But surely hospital has to be better than the boarding school his absent parents practically abandoned him at? It wasn’t less miserable for long! The hospital matron and his school headmaster are soulmates it seems. Lunch was awful offal… and boiled eel, roasted badger, pigeon soup, boiled cabbage and toads on toast – hilariously pictured. And in what might be a reference to Walliams’ own The Boy in the Dress, Tommy suffers his worse humiliation ever when the matron makes him wear a Pink-Frilly-Nightdress to bed. Midnight is the time when all children are meant to be fast asleep, except for the secret Midnight Gang! That is the time when their adventures are just beginning… Cue 12 chimes and we all know what happens in children’s stories at the stroke of midnight – magical and dangerous things of course.
Scrawly graffiti in the hospital basement announces: The Midnight gang woz ere
“…the Midnight Gang is nothing more than an idea really,” mused Robin. “One that’s passed on from child to child.”
“Like nits?” asked George unhelpfully.
“Yes, exactly like nits, George!”
Their ‘idea’ and secret aim is to bring children’s dreams to life. So it’s a shame Tommy can’t think of a dream he might have that’s worthy of coming true. And with their collective impediments, how can they possibly achieve their dreams? And who is the real leader of this gang anyway? George’s dream to fly goes awry in the gang’s biggest adventure and challenge thus far. First they have to work out how many balloons it takes to lift an elephant (97,282 apparently). And can you imagine a naked 99 year-old flying over the rooftops of London? You don’t have to, that’s in here too.
Walliams is the Dr. of Fun and even his fonts are having a good time – the louder it gets, the bigger the type. There’s plenty of indirect messages broadcast here too: Don’t judge someone by their looks, life is precious and oh, it’s no big deal that girls can marry girls. When Sally’s condition takes a turn for the worse her dream “to live a big, beautiful life” inspires them all, leading Tommy to finally find himself by caring about others.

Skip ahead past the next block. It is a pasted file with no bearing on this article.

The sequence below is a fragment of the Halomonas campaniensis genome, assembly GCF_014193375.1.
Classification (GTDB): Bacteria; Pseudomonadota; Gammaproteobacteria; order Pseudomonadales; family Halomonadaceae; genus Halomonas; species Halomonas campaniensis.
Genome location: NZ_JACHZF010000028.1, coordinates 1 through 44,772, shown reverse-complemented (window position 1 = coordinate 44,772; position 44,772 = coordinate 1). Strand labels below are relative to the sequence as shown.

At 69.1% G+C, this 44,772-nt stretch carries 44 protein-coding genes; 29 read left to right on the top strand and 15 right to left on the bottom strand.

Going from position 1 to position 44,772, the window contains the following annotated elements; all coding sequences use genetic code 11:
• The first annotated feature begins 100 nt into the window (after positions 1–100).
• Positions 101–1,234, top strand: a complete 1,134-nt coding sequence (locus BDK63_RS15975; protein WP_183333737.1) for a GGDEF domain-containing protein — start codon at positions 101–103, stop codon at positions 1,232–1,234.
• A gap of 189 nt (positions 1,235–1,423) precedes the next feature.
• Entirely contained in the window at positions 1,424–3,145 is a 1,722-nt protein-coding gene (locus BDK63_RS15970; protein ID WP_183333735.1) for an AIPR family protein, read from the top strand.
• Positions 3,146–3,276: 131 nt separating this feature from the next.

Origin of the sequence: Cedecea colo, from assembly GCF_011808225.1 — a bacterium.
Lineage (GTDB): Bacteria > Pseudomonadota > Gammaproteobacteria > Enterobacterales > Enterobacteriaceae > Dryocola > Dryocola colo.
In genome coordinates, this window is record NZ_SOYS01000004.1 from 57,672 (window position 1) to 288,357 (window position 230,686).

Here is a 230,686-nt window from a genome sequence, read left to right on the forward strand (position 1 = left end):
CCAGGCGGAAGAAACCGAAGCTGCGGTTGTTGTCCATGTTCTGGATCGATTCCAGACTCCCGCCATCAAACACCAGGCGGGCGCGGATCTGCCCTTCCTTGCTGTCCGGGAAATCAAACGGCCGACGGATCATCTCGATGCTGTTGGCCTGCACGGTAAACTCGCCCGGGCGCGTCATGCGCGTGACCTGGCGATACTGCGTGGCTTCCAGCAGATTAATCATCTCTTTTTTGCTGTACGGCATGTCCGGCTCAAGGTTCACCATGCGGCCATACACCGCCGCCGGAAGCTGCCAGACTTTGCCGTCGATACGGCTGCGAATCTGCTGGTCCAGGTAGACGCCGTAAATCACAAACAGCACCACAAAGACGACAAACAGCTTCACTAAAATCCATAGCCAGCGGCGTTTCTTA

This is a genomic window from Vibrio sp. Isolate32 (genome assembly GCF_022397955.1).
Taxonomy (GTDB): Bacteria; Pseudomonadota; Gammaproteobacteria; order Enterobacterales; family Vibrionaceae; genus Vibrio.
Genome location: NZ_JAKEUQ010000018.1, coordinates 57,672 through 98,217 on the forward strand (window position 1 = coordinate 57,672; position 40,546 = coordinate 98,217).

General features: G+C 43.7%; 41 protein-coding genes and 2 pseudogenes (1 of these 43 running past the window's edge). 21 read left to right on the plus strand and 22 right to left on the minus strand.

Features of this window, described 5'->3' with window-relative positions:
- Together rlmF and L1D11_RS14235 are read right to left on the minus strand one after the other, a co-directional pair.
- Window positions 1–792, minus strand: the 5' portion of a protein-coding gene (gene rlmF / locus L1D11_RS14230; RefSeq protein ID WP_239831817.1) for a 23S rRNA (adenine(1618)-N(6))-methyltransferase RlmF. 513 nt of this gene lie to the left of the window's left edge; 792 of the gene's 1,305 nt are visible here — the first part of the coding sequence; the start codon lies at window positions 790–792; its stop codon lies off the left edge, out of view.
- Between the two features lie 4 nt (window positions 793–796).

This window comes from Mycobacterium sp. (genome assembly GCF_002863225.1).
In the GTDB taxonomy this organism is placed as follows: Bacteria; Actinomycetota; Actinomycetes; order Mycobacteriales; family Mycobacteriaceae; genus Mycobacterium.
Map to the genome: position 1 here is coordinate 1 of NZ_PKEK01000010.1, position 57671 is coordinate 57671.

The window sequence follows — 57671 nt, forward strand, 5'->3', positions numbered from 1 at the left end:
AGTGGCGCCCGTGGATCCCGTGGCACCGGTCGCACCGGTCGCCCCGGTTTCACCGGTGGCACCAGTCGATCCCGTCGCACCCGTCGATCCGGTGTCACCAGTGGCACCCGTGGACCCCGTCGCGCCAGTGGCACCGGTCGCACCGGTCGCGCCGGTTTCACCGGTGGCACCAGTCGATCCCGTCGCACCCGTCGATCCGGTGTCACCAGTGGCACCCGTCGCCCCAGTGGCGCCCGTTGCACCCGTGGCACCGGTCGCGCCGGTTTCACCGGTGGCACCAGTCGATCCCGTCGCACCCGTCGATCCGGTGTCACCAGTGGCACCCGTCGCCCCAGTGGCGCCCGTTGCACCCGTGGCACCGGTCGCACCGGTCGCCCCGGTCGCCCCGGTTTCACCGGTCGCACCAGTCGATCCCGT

Walliams, of Little Britain fame, turned his comedic talents to children’s novels including Mr. Stink, Awful Auntie, Grandpa’s Great Escape, Gangsta Granny, Demon Dentist, Billionaire Boy, The Boy in The Dress, Ratburger … whew, I’m exhausted just listing them – how does he do it? And there’s The World’s Worst Children also released this year. His stellar output is nearly annoying when my son tries to bring all his favourite books into bed with him. The Midnight Gang (perfect for ages 8 to 12) may be his biggest book yet – 416 pages.
Walliams has been compared to the irreverent Roald Dahl, one of his own favourite authors when he was growing up. A new generation of young children (like mine) are now growing up with both authors amongst their favourites. And now that he has a young child of his own, Walliams has branched out into picture books with his third one There’s a snake in my school recently published and reviewed on our site.
According to Walliams, New Zealand is one of the countries with the highest readership of his books. We were lucky to see Walliams when he visited Christchurch in 2015 at a WORD Christchurch event and he spoke to a sold-out audience of 700. There he gave advice on how to write a good story (have a good villain, write what you love…) and talked about the inspiration for some of his characters based on real people, such as Raj his neighbourhood dairy owner and his ramshackle shop. So the burning question is: Is Raj in this new book? Nobody likes a spoiler. All I can say is: Poppadoms anyone?
The art of typewriting
Our Selector has always found creating a picture using type to be rather appealing so has enjoyed the 570 illustrations ordered into letters and numbers, punctuation pictures, interlocking words, animals, household objects, maps and texts.
The Fall of the House of Wilde
A new and interesting slant on the many times subject of biography Oscar Wilde which puts him as a member of one of the most dazzling Anglo-Irish families of Victorian times, and also how the family were involved in the broader social, political and religious context of the times.
Black DollsFrom the Collection of Deborah Neff
Keeping with the doll theme, but from a totally differnt angle this book presents over 100 unique handmade African American dolls made between 1850 and 1930 from the collection of Deborah Neff, a Connecticut-based collector and champion of vernacular art. It is believed that African Americans created these dolls for the children in their lives, including members of their own families and respective communities as well as white children in their charge. Stunning photography.
Outlander Kitchen You’ve read the books, watched the TV series, now it’s time to cook Mrs. FitGibbon’s Overnight Parritch; Geilli’s Cullen Skink; Murtagh’s Gift to Ellen; Sarah Woolam’s Scotch Pies and Atholl Brose for the Bonnie Prince.